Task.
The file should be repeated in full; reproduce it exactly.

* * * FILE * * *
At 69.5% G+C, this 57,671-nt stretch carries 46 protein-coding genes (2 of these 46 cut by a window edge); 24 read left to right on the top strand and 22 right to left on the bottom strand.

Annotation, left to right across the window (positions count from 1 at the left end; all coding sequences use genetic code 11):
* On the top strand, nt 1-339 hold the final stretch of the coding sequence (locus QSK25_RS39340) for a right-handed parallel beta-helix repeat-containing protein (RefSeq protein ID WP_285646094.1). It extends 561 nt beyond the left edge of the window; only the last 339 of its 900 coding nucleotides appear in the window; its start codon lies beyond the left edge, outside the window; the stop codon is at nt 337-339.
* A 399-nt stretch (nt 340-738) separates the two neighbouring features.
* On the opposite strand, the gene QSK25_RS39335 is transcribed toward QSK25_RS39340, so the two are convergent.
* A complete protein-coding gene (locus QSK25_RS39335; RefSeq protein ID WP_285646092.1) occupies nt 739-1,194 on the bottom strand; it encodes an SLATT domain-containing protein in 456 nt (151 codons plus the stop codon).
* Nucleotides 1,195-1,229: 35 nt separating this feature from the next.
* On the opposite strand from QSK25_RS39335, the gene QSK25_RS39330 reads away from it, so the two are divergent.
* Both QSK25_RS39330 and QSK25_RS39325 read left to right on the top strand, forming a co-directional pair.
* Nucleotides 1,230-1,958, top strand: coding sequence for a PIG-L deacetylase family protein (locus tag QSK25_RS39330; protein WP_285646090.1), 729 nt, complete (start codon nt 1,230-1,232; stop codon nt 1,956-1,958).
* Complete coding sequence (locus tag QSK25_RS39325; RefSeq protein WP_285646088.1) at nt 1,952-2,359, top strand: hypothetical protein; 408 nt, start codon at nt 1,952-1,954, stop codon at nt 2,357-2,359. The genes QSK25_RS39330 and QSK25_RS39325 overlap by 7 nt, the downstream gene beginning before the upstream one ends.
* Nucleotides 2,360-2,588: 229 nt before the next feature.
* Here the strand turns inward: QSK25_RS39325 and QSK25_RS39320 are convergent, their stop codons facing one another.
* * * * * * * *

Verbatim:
At 69.5% G+C, this 57,671-nt stretch carries 46 protein-coding genes (2 of these 46 cut by a window edge); 24 read left to right on the top strand and 22 right to left on the bottom strand.

Annotation, left to right across the window (positions count from 1 at the left end; all coding sequences use genetic code 11):
* On the top strand, nt 1-339 hold the final stretch of the coding sequence (locus QSK25_RS39340) for a right-handed parallel beta-helix repeat-containing protein (RefSeq protein ID WP_285646094.1). It extends 561 nt beyond the left edge of the window; only the last 339 of its 900 coding nucleotides appear in the window; its start codon lies beyond the left edge, outside the window; the stop codon is at nt 337-339.
* A 399-nt stretch (nt 340-738) separates the two neighbouring features.
* On the opposite strand, the gene QSK25_RS39335 is transcribed toward QSK25_RS39340, so the two are convergent.
* A complete protein-coding gene (locus QSK25_RS39335; RefSeq protein ID WP_285646092.1) occupies nt 739-1,194 on the bottom strand; it encodes an SLATT domain-containing protein in 456 nt (151 codons plus the stop codon).
* Nucleotides 1,195-1,229: 35 nt separating this feature from the next.
* On the opposite strand from QSK25_RS39335, the gene QSK25_RS39330 reads away from it, so the two are divergent.
* Both QSK25_RS39330 and QSK25_RS39325 read left to right on the top strand, forming a co-directional pair.
* Nucleotides 1,230-1,958, top strand: coding sequence for a PIG-L deacetylase family protein (locus tag QSK25_RS39330; protein WP_285646090.1), 729 nt, complete (start codon nt 1,230-1,232; stop codon nt 1,956-1,958).
* Complete coding sequence (locus tag QSK25_RS39325; RefSeq protein WP_285646088.1) at nt 1,952-2,359, top strand: hypothetical protein; 408 nt, start codon at nt 1,952-1,954, stop codon at nt 2,357-2,359. The genes QSK25_RS39330 and QSK25_RS39325 overlap by 7 nt, the downstream gene beginning before the upstream one ends.
* Nucleotides 2,360-2,588: 229 nt before the next feature.
* Here the strand turns inward: QSK25_RS39325 and QSK25_RS39320 are convergent, their stop codons facing one another.